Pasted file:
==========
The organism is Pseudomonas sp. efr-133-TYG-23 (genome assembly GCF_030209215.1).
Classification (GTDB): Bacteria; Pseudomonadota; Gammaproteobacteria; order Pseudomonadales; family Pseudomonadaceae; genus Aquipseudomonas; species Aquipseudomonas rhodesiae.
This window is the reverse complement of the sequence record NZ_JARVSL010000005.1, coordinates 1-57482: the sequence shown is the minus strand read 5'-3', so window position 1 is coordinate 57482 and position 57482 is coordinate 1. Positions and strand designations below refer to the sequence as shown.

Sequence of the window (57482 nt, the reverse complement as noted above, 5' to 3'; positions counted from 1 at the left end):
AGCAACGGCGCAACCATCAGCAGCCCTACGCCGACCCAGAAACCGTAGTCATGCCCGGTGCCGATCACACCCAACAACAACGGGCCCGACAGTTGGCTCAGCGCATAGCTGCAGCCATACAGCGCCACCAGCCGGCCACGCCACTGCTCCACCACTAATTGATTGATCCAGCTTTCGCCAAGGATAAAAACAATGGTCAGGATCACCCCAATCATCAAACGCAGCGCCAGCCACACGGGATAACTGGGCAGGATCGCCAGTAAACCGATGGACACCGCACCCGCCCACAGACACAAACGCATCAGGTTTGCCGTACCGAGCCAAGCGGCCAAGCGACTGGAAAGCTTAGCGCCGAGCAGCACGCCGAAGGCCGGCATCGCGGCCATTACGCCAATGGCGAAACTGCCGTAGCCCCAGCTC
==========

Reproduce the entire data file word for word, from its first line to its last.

The organism is Pseudomonas sp. efr-133-TYG-23 (genome assembly GCF_030209215.1).
Classification (GTDB): Bacteria; Pseudomonadota; Gammaproteobacteria; order Pseudomonadales; family Pseudomonadaceae; genus Aquipseudomonas; species Aquipseudomonas rhodesiae.
This window is the reverse complement of the sequence record NZ_JARVSL010000005.1, coordinates 1-57482: the sequence shown is the minus strand read 5'-3', so window position 1 is coordinate 57482 and position 57482 is coordinate 1. Positions and strand designations below refer to the sequence as shown.

Sequence of the window (57482 nt, the reverse complement as noted above, 5' to 3'; positions counted from 1 at the left end):
AGCAACGGCGCAACCATCAGCAGCCCTACGCCGACCCAGAAACCGTAGTCATGCCCGGTGCCGATCACACCCAACAACAACGGGCCCGACAGTTGGCTCAGCGCATAGCTGCAGCCATACAGCGCCACCAGCCGGCCACGCCACTGCTCCACCACTAATTGATTGATCCAGCTTTCGCCAAGGATAAAAACAATGGTCAGGATCACCCCAATCATCAAACGCAGCGCCAGCCACACGGGATAACTGGGCAGGATCGCCAGTAAACCGATGGACACCGCACCCGCCCACAGACACAAACGCATCAGGTTTGCCGTACCGAGCCAAGCGGCCAAGCGACTGGAAAGCTTAGCGCCGAGCAGCACGCCGAAGGCCGGCATCGCGGCCATTACGCCAATGGCGAAACTGCCGTAGCCCCAGCTC